Self Service Kiosks 101

Self Service Kiosks 101

Everything you need to know about self-service kiosks and starting your own self-service project!

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Implementing a self-service solution can streamline your business operations and reduce costs while increasing customer satisfaction and return visits.

This guide will go over the basics of self-service kiosks, help you decide whether your business or organization would be a good fit for a new kiosk project, and get you started on the right foot.

What is a self-service kiosk?

A self-service kiosk is an interactive tablet or touchscreen computer that allows a customer to access information or services without directly interacting with a person.

Implementing self-service kiosks can allow a business to scale operations more quickly and efficiently while at the same time reducing costs.

Visitors can perform self-service activities independently without waiting for employee assistance while employees can focus on other tasks that provide more value to customers or benefit from face-to-face interaction.

A Low Rise kiosk sitting on a table in a restaurant.

How do self-service kiosks work?

A Roo printer kiosk with branding to attract visitors to use the kiosk.

Interactive self-service kiosks have both hardware and software components that must work together to provide a customer experience.

On the hardware side, a kiosk consists of a touchscreen computer or, increasingly, a tablet secured in a physical enclosure designed to prevent tampering, damage, or theft.

iPads are the most popular tablets for kiosk use due to their low cost, ease of use, and consistent quality, but Android and Windows tablets like the Microsoft Surface line are also used for various reasons.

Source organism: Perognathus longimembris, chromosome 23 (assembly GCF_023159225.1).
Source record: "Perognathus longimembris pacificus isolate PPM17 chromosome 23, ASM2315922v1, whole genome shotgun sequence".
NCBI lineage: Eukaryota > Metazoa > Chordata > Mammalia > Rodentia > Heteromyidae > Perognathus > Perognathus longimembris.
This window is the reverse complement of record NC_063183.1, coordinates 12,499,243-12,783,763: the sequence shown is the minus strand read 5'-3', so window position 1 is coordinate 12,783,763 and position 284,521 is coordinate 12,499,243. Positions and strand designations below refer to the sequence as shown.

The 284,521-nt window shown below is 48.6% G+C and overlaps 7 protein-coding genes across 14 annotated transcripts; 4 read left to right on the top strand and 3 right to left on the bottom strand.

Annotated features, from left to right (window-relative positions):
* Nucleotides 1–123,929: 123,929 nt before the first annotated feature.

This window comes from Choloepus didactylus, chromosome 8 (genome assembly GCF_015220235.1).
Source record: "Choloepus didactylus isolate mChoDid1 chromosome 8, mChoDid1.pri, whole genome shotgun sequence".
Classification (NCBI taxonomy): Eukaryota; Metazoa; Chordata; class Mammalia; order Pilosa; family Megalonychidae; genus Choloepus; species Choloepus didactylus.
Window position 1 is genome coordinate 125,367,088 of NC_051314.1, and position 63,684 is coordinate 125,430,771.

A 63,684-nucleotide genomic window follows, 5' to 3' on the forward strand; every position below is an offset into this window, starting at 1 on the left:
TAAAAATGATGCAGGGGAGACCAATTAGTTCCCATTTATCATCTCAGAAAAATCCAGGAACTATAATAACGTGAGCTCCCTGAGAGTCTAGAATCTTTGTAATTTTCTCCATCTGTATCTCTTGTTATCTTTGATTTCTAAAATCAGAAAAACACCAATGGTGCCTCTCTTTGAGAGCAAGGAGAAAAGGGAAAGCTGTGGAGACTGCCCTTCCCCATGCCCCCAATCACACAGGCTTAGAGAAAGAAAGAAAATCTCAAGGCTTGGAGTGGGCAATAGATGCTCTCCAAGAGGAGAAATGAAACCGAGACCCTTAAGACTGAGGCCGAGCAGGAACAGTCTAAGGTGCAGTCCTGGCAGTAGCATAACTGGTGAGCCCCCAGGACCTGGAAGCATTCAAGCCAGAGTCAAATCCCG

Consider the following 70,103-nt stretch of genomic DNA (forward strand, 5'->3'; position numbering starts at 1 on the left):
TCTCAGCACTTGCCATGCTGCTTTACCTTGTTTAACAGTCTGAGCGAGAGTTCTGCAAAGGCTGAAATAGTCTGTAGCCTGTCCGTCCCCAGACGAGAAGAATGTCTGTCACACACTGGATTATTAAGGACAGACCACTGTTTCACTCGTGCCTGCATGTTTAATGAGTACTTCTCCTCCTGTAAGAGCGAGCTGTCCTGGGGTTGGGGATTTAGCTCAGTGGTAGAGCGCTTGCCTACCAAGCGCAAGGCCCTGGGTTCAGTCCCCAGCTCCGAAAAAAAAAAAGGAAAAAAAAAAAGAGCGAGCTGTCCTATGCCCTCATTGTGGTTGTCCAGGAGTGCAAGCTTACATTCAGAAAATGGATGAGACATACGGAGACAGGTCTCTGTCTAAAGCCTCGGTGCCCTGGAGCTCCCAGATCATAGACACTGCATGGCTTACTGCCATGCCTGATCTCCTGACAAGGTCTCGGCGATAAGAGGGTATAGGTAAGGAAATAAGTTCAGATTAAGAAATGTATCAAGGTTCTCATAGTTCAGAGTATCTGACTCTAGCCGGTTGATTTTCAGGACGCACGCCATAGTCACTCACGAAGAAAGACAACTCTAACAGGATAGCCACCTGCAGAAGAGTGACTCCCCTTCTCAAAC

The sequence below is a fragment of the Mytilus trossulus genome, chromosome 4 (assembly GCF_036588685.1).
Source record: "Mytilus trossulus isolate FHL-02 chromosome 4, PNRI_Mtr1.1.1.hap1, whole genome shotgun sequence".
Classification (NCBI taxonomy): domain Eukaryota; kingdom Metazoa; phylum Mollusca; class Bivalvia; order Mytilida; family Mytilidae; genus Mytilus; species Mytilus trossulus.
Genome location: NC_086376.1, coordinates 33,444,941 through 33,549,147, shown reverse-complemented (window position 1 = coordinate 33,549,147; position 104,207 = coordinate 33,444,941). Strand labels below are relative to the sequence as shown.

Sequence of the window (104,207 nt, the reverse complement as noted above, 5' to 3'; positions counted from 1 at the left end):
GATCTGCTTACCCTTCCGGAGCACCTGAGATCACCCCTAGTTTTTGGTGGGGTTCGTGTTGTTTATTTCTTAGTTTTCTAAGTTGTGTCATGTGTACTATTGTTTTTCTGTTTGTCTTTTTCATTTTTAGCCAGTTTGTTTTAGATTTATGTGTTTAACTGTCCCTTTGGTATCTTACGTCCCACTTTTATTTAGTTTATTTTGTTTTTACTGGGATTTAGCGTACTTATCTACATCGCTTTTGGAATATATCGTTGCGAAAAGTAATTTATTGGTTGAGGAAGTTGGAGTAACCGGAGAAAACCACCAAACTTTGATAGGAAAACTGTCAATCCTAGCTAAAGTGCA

Peripherals, like thermal printers and card readers, may also be required to enable specific functionality.

Kiosk software is generally used to lock the device to a single application or program. Most frequently, kiosk interfaces are developed as web pages and displayed within a specialized kiosk browser like our Kiosk Pro software for iOS/iPadOS.

While it can be tempting to look for a complete “turn-key” solution that includes both hardware and software, this often results in compromises as you are limited to a single provider’s offerings for both the hardware and software portions of the project.

Sourcing kiosk software and hardware independently gives you greater flexibility in the selection of each piece, allowing you to identify the best possible solution for your project.

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An iPad displaying a start screen to watch a film about jellyfish.

How are self-service kiosks used?

There are hundreds of potential use cases for self-service solutions - some of the most common include:

Ordering & self-checkout

Allow customers to place and pay for an order at a kiosk station. Present consistent cross-sell and up-sell promotions, track and manage sales, and shorten lines.

Visitor check-in & queue management

Check-in kiosks can screen visitors, track who should be seen next, notify relevant staff members automatically, and help manage wait times.

Product info & endless aisle

Let customers browse and purchase items that may not currently be in stock due to space or inventory constraints. Scan physical items to return a quick price check.

Customer registration & loyalty

Collect customer information to build a mailing list or marketing campaign. Track repeat visits using a kiosk, allowing you to easily reward and incentivize your best customers.

Wayfinding & directories

Large buildings and corporate campuses can be often difficult for visitors to navigate. Tablet kiosks can be used as interactive directories, allowing visitors to look up the location of specific offices or access maps and directions.

What are the benefits of self-service kiosks?

Shorter wait times

Self-service systems put visitors in control of the process. Once installed, self-service kiosks are an ‘always on’ resource that don’t require scheduling or predetermined shift lengths, adding extra capacity at peak times and during unexpected rushes. Decreased wait times can also result in faster customer turnover.

Higher profits

For ordering and point-of-sale use cases, self-service kiosks have been shown to increase average order size by 15-30%. Kiosks allow for easy customization and upsell opportunities with options that can be clearly laid out and presented consistently every time during the ordering process.

Reduced costs